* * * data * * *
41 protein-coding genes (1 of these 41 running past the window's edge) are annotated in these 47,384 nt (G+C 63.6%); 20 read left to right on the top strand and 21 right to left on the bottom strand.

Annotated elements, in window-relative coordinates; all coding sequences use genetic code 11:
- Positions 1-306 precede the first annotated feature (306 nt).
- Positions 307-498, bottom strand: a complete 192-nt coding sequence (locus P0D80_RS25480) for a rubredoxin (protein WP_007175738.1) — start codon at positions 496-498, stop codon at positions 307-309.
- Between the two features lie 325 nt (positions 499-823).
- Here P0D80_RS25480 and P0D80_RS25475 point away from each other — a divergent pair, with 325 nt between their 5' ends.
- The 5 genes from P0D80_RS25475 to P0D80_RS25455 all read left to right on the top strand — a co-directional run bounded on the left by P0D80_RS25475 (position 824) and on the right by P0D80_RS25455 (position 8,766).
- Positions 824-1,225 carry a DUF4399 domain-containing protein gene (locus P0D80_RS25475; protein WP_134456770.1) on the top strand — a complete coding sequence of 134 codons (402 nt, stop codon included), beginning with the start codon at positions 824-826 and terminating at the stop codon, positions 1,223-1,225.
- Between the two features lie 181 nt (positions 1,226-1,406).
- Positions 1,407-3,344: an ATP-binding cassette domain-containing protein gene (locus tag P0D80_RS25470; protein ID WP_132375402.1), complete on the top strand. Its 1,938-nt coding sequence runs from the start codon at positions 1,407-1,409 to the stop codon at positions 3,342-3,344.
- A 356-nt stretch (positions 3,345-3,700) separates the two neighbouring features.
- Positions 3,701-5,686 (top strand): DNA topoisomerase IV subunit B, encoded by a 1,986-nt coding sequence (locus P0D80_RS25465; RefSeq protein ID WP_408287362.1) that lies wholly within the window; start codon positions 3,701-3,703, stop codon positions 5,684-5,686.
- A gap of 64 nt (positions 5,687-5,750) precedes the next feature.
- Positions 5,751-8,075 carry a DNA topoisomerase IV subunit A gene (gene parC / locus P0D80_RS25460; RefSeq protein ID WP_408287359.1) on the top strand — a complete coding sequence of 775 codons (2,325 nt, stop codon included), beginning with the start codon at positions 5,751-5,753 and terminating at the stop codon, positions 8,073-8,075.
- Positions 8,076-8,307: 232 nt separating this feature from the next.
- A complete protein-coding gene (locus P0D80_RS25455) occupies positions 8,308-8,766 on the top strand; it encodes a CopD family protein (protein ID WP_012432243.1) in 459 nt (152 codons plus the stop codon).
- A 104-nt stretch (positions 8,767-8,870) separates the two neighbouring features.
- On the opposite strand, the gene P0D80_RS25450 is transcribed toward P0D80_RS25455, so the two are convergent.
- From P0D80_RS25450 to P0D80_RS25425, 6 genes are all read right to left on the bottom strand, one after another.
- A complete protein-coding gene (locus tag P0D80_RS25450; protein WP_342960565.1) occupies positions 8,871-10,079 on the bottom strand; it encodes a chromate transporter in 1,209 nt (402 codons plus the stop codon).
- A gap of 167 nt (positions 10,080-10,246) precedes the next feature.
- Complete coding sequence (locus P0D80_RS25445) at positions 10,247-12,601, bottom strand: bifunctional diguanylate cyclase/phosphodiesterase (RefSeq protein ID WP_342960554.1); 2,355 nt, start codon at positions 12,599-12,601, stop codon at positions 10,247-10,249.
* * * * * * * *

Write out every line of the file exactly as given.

41 protein-coding genes (1 of these 41 running past the window's edge) are annotated in these 47,384 nt (G+C 63.6%); 20 read left to right on the top strand and 21 right to left on the bottom strand.

Annotated elements, in window-relative coordinates; all coding sequences use genetic code 11:
- Positions 1-306 precede the first annotated feature (306 nt).
- Positions 307-498, bottom strand: a complete 192-nt coding sequence (locus P0D80_RS25480) for a rubredoxin (protein WP_007175738.1) — start codon at positions 496-498, stop codon at positions 307-309.
- Between the two features lie 325 nt (positions 499-823).
- Here P0D80_RS25480 and P0D80_RS25475 point away from each other — a divergent pair, with 325 nt between their 5' ends.
- The 5 genes from P0D80_RS25475 to P0D80_RS25455 all read left to right on the top strand — a co-directional run bounded on the left by P0D80_RS25475 (position 824) and on the right by P0D80_RS25455 (position 8,766).
- Positions 824-1,225 carry a DUF4399 domain-containing protein gene (locus P0D80_RS25475; protein WP_134456770.1) on the top strand — a complete coding sequence of 134 codons (402 nt, stop codon included), beginning with the start codon at positions 824-826 and terminating at the stop codon, positions 1,223-1,225.
- Between the two features lie 181 nt (positions 1,226-1,406).
- Positions 1,407-3,344: an ATP-binding cassette domain-containing protein gene (locus tag P0D80_RS25470; protein ID WP_132375402.1), complete on the top strand. Its 1,938-nt coding sequence runs from the start codon at positions 1,407-1,409 to the stop codon at positions 3,342-3,344.
- A 356-nt stretch (positions 3,345-3,700) separates the two neighbouring features.
- Positions 3,701-5,686 (top strand): DNA topoisomerase IV subunit B, encoded by a 1,986-nt coding sequence (locus P0D80_RS25465; RefSeq protein ID WP_408287362.1) that lies wholly within the window; start codon positions 3,701-3,703, stop codon positions 5,684-5,686.
- A gap of 64 nt (positions 5,687-5,750) precedes the next feature.
- Positions 5,751-8,075 carry a DNA topoisomerase IV subunit A gene (gene parC / locus P0D80_RS25460; RefSeq protein ID WP_408287359.1) on the top strand — a complete coding sequence of 775 codons (2,325 nt, stop codon included), beginning with the start codon at positions 5,751-5,753 and terminating at the stop codon, positions 8,073-8,075.
- Positions 8,076-8,307: 232 nt separating this feature from the next.
- A complete protein-coding gene (locus P0D80_RS25455) occupies positions 8,308-8,766 on the top strand; it encodes a CopD family protein (protein ID WP_012432243.1) in 459 nt (152 codons plus the stop codon).
- A 104-nt stretch (positions 8,767-8,870) separates the two neighbouring features.
- On the opposite strand, the gene P0D80_RS25450 is transcribed toward P0D80_RS25455, so the two are convergent.
- From P0D80_RS25450 to P0D80_RS25425, 6 genes are all read right to left on the bottom strand, one after another.
- A complete protein-coding gene (locus tag P0D80_RS25450; protein WP_342960565.1) occupies positions 8,871-10,079 on the bottom strand; it encodes a chromate transporter in 1,209 nt (402 codons plus the stop codon).
- A gap of 167 nt (positions 10,080-10,246) precedes the next feature.
- Complete coding sequence (locus P0D80_RS25445) at positions 10,247-12,601, bottom strand: bifunctional diguanylate cyclase/phosphodiesterase (RefSeq protein ID WP_342960554.1); 2,355 nt, start codon at positions 12,599-12,601, stop codon at positions 10,247-10,249.